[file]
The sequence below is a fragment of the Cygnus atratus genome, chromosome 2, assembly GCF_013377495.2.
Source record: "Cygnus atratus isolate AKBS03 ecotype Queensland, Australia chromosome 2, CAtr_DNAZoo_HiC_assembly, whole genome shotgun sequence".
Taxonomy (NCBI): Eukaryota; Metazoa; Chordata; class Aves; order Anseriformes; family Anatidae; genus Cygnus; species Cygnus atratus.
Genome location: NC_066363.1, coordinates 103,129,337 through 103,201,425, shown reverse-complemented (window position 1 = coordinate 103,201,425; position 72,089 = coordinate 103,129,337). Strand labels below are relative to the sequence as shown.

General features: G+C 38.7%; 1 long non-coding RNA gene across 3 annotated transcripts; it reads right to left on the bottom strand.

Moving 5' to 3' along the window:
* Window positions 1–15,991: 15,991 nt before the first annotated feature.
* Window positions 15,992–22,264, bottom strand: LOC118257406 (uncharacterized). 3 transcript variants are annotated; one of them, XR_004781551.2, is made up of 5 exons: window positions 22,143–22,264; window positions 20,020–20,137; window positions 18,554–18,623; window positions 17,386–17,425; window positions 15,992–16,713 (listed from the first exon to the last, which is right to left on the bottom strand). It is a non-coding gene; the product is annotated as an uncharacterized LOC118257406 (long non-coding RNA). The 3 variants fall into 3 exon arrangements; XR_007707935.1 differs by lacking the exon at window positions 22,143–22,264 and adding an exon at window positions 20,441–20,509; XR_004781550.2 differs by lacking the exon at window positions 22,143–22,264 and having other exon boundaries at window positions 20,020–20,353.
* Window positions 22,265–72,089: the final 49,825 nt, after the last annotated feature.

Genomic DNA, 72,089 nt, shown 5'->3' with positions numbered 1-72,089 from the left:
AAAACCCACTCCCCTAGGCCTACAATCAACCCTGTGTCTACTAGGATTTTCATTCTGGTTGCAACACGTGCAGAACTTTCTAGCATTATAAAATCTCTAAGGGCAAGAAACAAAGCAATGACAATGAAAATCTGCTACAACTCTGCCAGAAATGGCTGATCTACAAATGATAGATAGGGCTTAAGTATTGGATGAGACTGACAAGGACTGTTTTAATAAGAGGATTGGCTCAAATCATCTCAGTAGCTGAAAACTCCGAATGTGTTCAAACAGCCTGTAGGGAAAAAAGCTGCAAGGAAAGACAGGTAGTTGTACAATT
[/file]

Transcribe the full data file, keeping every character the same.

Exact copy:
The sequence below is a fragment of the Cygnus atratus genome, chromosome 2, assembly GCF_013377495.2.
Source record: "Cygnus atratus isolate AKBS03 ecotype Queensland, Australia chromosome 2, CAtr_DNAZoo_HiC_assembly, whole genome shotgun sequence".
Taxonomy (NCBI): Eukaryota; Metazoa; Chordata; class Aves; order Anseriformes; family Anatidae; genus Cygnus; species Cygnus atratus.
Genome location: NC_066363.1, coordinates 103,129,337 through 103,201,425, shown reverse-complemented (window position 1 = coordinate 103,201,425; position 72,089 = coordinate 103,129,337). Strand labels below are relative to the sequence as shown.

General features: G+C 38.7%; 1 long non-coding RNA gene across 3 annotated transcripts; it reads right to left on the bottom strand.

Moving 5' to 3' along the window:
* Window positions 1–15,991: 15,991 nt before the first annotated feature.
* Window positions 15,992–22,264, bottom strand: LOC118257406 (uncharacterized). 3 transcript variants are annotated; one of them, XR_004781551.2, is made up of 5 exons: window positions 22,143–22,264; window positions 20,020–20,137; window positions 18,554–18,623; window positions 17,386–17,425; window positions 15,992–16,713 (listed from the first exon to the last, which is right to left on the bottom strand). It is a non-coding gene; the product is annotated as an uncharacterized LOC118257406 (long non-coding RNA). The 3 variants fall into 3 exon arrangements; XR_007707935.1 differs by lacking the exon at window positions 22,143–22,264 and adding an exon at window positions 20,441–20,509; XR_004781550.2 differs by lacking the exon at window positions 22,143–22,264 and having other exon boundaries at window positions 20,020–20,353.
* Window positions 22,265–72,089: the final 49,825 nt, after the last annotated feature.

Genomic DNA, 72,089 nt, shown 5'->3' with positions numbered 1-72,089 from the left:
AAAACCCACTCCCCTAGGCCTACAATCAACCCTGTGTCTACTAGGATTTTCATTCTGGTTGCAACACGTGCAGAACTTTCTAGCATTATAAAATCTCTAAGGGCAAGAAACAAAGCAATGACAATGAAAATCTGCTACAACTCTGCCAGAAATGGCTGATCTACAAATGATAGATAGGGCTTAAGTATTGGATGAGACTGACAAGGACTGTTTTAATAAGAGGATTGGCTCAAATCATCTCAGTAGCTGAAAACTCCGAATGTGTTCAAACAGCCTGTAGGGAAAAAAGCTGCAAGGAAAGACAGGTAGTTGTACAATT